Tuesday, August 26, 2014

Review: Casey Jones: North By Downeast

Introduced by creators Kevin Eastman and Peter Laird in 1985's Raphael one-shot (which you can read in its entirety here, Casey Jones would become one of the central characters in the Teenage Mutant Ninja Turtles, joining the core cast of the title characters, Splinter and April on a more-or-less permanent basis from 1986's TMNT #10 on, as well as appearing in all of the cartoons (albeit just briefly in the first and most influential series), and as many of the feature films as The Shredder did (each were in three of the five films). Despite Casey's role as a sort of unofficial, human fifth Turtle, he didn't earn a comic book with his name in the title until 1994's two-part miniseries Casey Jones: North By Downeast (That same year he'd also share a title with his best friend among the Turtles in Casey Jones and Raphael, an ill-starred miniseries that Mirage only published a single issue of).

The story that fills the pages of Casey Jones actually wasn't originally intended for a miniseries. Rather, the "North By Downeast" story started out being serialized short chapter by chapter in the short-lived Mirage Studios anthology Plastron Cafe. Never finished there, Casey Jones reprinted those chapters and finished off the storyline in a set of two comics, produced in full color (the shorts in Plastron were, of course, in black-and-white, color still being fairly new to the world of the Turtles, even at that late date in the publisher's history).

Read today, Casey Jones is probably more noteworthy for who made it, rather than whose name is in the title: Character co-creator Kevin Eastman provided the story and inks, but Rick Veitch scripted, penciled and even lettered the story (Usual TMNT letterer Steve Lavigne provided the colors, and John Totleben the covers). Veitch, probably still best-known for his BratPack and Swamp Thing, despite some compelling and under-appreciated work since (including Cant' Get No and Army @ Love for Vertigo), was here making a return trip to the world of the Teenage Mutant Ninja Turtles, having previously produced the three-part storyline "The River" (TMNT #24-#26) and the weird-ass one-off TMNT #30.

If any publisher ever decides to collect TMNT comics by creator, Veitch has certainly produced enough of it to fill a good-sized trade paperback and, significantly, most of it is very good; "The River" being one of the better non-Eastman and Laird stories that wasn't a wild departure.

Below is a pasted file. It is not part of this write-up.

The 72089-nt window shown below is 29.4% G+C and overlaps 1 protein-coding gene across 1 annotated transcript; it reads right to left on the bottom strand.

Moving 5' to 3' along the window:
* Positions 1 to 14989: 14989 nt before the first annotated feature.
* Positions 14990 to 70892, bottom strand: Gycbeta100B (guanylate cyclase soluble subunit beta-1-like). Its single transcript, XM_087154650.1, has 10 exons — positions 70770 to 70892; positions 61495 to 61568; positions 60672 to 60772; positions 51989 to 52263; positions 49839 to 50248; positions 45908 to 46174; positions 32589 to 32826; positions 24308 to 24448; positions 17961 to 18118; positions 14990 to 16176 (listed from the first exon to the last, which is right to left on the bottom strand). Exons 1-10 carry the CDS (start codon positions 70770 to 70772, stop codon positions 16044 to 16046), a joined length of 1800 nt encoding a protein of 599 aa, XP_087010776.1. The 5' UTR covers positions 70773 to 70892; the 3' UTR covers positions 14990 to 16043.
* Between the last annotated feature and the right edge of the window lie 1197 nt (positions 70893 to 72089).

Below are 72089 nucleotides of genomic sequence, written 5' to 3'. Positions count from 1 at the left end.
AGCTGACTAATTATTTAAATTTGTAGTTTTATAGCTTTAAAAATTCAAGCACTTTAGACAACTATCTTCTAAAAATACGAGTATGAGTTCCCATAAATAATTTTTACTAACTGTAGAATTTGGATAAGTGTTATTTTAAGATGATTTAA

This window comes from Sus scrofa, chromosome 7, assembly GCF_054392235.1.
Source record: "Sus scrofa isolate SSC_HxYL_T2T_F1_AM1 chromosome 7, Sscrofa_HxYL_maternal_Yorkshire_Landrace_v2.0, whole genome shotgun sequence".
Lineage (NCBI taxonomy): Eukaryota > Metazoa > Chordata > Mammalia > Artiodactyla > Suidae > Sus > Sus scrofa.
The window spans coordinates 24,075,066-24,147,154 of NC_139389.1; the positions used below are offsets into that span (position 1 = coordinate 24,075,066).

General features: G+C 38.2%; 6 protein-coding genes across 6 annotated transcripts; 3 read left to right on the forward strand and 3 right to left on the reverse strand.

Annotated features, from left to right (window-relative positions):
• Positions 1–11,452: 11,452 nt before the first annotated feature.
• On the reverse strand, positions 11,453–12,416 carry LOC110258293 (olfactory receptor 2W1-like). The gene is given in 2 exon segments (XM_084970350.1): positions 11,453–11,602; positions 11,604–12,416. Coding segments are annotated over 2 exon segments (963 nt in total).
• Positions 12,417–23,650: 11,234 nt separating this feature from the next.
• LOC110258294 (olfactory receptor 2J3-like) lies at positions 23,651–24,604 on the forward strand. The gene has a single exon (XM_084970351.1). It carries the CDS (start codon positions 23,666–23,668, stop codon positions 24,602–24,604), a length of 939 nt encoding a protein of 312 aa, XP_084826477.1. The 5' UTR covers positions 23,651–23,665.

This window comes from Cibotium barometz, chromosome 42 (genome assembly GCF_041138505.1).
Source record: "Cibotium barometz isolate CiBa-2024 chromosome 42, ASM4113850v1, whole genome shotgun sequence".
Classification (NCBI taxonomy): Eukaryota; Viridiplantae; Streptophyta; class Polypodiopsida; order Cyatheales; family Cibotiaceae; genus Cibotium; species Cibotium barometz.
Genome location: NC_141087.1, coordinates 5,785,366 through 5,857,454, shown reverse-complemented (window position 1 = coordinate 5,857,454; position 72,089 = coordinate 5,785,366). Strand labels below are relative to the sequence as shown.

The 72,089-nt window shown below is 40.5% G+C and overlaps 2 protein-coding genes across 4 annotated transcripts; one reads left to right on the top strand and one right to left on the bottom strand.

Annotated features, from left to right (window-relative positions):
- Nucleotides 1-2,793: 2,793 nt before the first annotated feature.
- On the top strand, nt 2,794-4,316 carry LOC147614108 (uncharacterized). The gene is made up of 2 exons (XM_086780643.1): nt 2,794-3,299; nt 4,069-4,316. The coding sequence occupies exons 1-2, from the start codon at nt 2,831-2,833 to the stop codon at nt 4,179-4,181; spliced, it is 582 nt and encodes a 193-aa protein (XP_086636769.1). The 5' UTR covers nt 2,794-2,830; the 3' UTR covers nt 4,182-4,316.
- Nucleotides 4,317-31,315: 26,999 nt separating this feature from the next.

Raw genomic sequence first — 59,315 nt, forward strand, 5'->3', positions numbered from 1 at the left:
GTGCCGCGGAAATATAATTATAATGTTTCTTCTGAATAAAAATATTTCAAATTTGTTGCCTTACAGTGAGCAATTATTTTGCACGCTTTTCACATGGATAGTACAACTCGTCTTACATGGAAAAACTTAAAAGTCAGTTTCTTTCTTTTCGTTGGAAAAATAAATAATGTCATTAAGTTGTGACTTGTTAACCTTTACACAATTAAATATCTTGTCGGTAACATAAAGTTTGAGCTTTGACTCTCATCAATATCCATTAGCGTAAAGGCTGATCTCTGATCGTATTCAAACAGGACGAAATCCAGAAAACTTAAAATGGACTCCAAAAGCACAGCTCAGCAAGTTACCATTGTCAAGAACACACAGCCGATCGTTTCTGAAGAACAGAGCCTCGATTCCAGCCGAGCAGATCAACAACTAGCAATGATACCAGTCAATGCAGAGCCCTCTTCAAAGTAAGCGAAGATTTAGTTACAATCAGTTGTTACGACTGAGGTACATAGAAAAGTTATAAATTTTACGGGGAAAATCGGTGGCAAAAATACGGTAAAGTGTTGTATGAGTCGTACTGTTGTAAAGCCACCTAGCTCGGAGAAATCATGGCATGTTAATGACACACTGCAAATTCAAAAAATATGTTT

The pacing in "North By Downeast," as well as its set-up, betrays its origins as short strips spread across issues of an anthology. It opens cinematically, on a dark and stormy night, the first few pages of panels taking us from an establishing shot of the New York City, following the rain into a gutter, down a drainpipe, into an open manhole, and into the sewer. Casey is sneaking into the Turtles' den, and letting in enough water to short out their electricity.

He strikes a match, and begins to tell the Turtles a story...one of a solo adventure of his as random and wild as any of the Turtles' more outlandish adventures.

Veitch takes Eastman and Laird's original conception of Casey as a street vigilante who fights crime with baseball bats, hockey sticks and other blunt sporting equipment he keeps in the beat-up golf-bag slung over his shoulder to the extreme, even if it's a logical, even more realistic extreme. His Casey wears not only a hocky mask, but also hockey gloves, knee and shin pads, a cup and what appears to be either hockey or football pads (I'm no sports fan) as body armor. His bag is stuffed full of the usual sporting equipment, as well as a ski pole (for stabbing), a crowbar a saw and other useful items.
The first issue is mostly set-up, as our hero prowls the rooftops, looking for crimes to fight while occasionally watching strangers' television sets by peering in their windows, when he discovers a particularly weird crime: Crackheads stealing a tank of lobsters.

He intervenes, and soon finds himself fighting something...wrong, people that aren't quite people. He catches a cinderblock to the head, and finds himself stripped of his sporting equipment and ejected from a huge, nautilus-shaped ship of some kind.

He's rescued by a sexy fisherwoman, wearing a bikini under a slicker and hat and chomping on a corncob pipe, Popeye-style, who tells him a weird tale of lobster men from Venus, a lobster God king, a special lobster—The Royal Roe—which will allow the lobster men to regain their original form if they present it to their monstrous emperor.
In the second issue, all of the ish he learns about hits the fan, as he fashions himself a new mask and armor out of the discarded shells of some of the giant lobster men and, arming himself with an axe and a...boat thing...
...he wades into the alien lobster guys' ritual to raise an Ebirah-sized lobster. The crazy plot, which reads like a modern take on something Robert E. Howard might have pounded out over the course of a weekend, is met with crazy imagery by Veitch, as Casey's opponents shift forms mid-fight, and in an effort to reclaim his hockey mask (and save the world), he faces a lobster wearing it over his lobster face.
Eastman and Veitch give their story an old-school pulp twist ending (or, an old-school pulp-inspired old-school horror comic twist ending), with Casey leaving the Turtles as abruptly as he joined them, and leaving the story's ending—and veracity—somewhat ambiguous. Save for some evidence he leaves behind.

It's a pretty ludicrous story, start to finish, but Veitch and Eastman sure do work well together, and, visually, this is probably the best Casey Jones has ever looked, or ever would look again.

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